Adult male frogs (Rana ridibunda) were subjected to several volumetric and osmometric stimuli and the influence on circulating concentrations of arginine vasotocin (AVT) and mesotocin was studied by the use of highly specific radioimmunoassays. During progressive blood withdrawal (haemorrhage group) urine flow decreased to zero, whereas no change occurred in the plasma and urine osmolality. Control levels of 34·3±7·3 pmol AVT/1 gradually increased up to 638·3±179·1 pmol/l (P<0·001) after a blood loss of up to 50–60% of the blood volume. Plasma mesotocin concentrations also increased from 42·4±9·2 to 70·8±12·0 pmol/l (n = 7). Hypervolaemia, produced by the repeated intravenous injection of isotonic Ringer solution, increased the urine flow and osmolality compared to controls but had no influence on the plasma levels of AVT and mesotocin. Hypernatraemia without volume change profoundly increased the urine osmolality but the urine flow was not affected; the plasma concentrations of AVT and mesotocin remained at the control level. Finally, during a 1-h immobilization stress a pronounced antidiuresis occurred in the presence of a constant plasma and urine osmolality and control plasma levels of AVT and mesotocin.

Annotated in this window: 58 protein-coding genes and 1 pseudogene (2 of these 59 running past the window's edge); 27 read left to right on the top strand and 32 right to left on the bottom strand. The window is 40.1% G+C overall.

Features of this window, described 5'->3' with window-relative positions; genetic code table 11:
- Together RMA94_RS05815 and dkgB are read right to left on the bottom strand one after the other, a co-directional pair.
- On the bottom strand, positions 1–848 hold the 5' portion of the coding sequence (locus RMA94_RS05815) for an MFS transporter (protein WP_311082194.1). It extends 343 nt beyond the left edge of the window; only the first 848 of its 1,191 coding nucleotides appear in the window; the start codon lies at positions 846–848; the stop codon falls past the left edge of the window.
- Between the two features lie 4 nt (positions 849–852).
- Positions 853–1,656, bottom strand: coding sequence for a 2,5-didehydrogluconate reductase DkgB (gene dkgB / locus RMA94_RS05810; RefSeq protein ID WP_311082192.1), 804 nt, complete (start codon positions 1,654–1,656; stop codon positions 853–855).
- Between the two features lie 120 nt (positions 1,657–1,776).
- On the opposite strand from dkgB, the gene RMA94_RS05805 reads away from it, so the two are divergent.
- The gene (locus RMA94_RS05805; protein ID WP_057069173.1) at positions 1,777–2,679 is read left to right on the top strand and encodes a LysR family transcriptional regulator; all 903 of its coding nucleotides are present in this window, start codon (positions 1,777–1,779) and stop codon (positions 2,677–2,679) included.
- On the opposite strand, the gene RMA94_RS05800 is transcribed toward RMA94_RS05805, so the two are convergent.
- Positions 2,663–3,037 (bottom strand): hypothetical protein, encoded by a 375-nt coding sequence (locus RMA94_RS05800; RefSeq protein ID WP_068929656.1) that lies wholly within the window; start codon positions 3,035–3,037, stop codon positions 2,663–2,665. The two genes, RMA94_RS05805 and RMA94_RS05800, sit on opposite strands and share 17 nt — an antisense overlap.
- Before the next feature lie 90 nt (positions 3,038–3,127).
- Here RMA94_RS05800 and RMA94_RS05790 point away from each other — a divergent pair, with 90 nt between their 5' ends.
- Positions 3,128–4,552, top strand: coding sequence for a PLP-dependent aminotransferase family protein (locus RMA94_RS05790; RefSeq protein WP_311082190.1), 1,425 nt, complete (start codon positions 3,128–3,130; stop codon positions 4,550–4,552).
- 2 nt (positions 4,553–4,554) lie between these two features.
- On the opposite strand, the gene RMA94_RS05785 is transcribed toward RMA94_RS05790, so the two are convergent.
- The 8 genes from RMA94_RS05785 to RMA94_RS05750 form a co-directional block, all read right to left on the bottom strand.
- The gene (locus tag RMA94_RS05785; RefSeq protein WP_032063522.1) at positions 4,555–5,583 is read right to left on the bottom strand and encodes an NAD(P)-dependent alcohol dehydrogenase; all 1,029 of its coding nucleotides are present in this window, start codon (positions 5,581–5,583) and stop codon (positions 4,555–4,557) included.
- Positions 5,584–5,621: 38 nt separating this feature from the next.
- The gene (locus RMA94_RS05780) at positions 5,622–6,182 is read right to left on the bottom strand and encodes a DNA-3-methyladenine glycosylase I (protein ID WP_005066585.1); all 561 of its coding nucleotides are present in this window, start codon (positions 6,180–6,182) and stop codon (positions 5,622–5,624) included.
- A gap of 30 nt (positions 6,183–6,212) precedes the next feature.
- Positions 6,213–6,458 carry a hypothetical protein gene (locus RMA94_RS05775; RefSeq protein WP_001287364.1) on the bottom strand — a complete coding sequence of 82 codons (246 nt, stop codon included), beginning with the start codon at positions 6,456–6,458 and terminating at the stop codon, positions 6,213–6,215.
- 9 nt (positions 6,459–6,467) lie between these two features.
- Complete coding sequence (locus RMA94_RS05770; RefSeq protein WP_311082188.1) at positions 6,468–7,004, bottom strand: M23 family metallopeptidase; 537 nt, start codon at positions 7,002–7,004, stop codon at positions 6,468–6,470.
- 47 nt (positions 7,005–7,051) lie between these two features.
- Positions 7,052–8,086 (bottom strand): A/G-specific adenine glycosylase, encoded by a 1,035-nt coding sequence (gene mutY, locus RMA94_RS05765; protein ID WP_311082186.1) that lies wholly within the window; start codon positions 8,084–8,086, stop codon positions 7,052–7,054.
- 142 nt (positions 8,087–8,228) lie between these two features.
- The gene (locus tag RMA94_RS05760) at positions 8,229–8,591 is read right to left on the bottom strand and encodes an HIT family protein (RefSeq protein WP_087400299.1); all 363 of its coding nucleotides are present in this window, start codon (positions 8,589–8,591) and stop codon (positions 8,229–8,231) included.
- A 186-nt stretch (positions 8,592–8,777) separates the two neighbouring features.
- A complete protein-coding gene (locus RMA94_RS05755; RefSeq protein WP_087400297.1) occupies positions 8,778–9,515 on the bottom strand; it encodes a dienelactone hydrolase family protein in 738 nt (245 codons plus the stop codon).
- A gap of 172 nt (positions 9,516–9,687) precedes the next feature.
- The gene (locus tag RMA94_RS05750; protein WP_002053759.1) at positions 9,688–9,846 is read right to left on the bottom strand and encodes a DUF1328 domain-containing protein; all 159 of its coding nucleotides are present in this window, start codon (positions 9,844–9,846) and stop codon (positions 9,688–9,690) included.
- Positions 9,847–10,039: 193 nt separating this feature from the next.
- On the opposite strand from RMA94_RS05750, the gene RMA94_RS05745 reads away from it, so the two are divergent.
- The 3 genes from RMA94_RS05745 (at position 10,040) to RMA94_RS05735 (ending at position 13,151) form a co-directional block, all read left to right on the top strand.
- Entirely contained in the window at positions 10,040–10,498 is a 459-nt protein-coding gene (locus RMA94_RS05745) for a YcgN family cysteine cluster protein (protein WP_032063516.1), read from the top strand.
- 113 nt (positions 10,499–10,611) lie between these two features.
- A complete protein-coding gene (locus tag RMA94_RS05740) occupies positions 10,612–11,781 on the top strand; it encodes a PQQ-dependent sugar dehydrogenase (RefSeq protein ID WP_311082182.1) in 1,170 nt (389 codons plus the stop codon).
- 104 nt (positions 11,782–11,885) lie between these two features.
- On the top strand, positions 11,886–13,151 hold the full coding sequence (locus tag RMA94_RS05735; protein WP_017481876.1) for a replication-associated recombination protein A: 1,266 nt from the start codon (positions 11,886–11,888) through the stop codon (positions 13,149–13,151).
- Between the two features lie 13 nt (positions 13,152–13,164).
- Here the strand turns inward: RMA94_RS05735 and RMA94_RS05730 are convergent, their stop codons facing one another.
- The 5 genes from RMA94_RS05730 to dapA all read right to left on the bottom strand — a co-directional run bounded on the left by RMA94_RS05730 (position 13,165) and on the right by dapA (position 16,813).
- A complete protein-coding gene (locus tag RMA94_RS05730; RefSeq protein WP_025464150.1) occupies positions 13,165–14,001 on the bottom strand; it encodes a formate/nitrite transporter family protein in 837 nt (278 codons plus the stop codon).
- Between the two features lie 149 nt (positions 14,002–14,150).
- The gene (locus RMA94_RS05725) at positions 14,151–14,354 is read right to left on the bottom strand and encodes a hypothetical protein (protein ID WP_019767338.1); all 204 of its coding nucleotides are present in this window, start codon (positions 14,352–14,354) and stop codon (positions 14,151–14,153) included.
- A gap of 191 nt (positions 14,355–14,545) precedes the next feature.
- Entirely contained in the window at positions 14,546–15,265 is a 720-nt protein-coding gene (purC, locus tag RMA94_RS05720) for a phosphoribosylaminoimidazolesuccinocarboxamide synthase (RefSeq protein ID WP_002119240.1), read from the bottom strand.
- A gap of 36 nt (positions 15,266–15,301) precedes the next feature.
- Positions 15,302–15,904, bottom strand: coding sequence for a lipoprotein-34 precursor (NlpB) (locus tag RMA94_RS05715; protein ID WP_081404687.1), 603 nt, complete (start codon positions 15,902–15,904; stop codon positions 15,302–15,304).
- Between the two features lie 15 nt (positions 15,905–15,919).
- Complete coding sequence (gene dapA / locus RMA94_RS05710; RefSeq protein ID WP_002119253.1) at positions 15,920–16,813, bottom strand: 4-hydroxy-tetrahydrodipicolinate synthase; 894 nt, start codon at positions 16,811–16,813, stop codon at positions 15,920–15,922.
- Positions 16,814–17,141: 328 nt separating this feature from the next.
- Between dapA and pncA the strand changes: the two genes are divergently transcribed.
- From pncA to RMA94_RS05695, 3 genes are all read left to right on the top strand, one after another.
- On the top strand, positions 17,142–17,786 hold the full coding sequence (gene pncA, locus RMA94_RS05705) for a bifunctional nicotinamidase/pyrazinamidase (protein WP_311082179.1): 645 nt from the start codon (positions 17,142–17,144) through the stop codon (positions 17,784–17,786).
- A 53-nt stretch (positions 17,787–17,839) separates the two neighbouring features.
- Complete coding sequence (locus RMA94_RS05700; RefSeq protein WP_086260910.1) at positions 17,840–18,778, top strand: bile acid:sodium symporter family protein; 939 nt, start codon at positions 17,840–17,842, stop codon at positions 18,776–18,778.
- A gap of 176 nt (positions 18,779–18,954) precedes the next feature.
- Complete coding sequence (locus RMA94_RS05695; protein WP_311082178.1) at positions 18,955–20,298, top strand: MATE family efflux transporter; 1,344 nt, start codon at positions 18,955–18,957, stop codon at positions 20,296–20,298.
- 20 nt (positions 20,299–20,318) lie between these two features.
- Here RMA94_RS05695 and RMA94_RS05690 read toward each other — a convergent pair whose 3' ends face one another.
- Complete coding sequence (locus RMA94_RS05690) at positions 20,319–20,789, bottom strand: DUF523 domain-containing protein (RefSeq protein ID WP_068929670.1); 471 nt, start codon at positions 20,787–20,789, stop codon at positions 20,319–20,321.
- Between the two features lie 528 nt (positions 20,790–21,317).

It is concluded that the release of AVT and, to a smaller extent, of mesotocin is under volumetric control.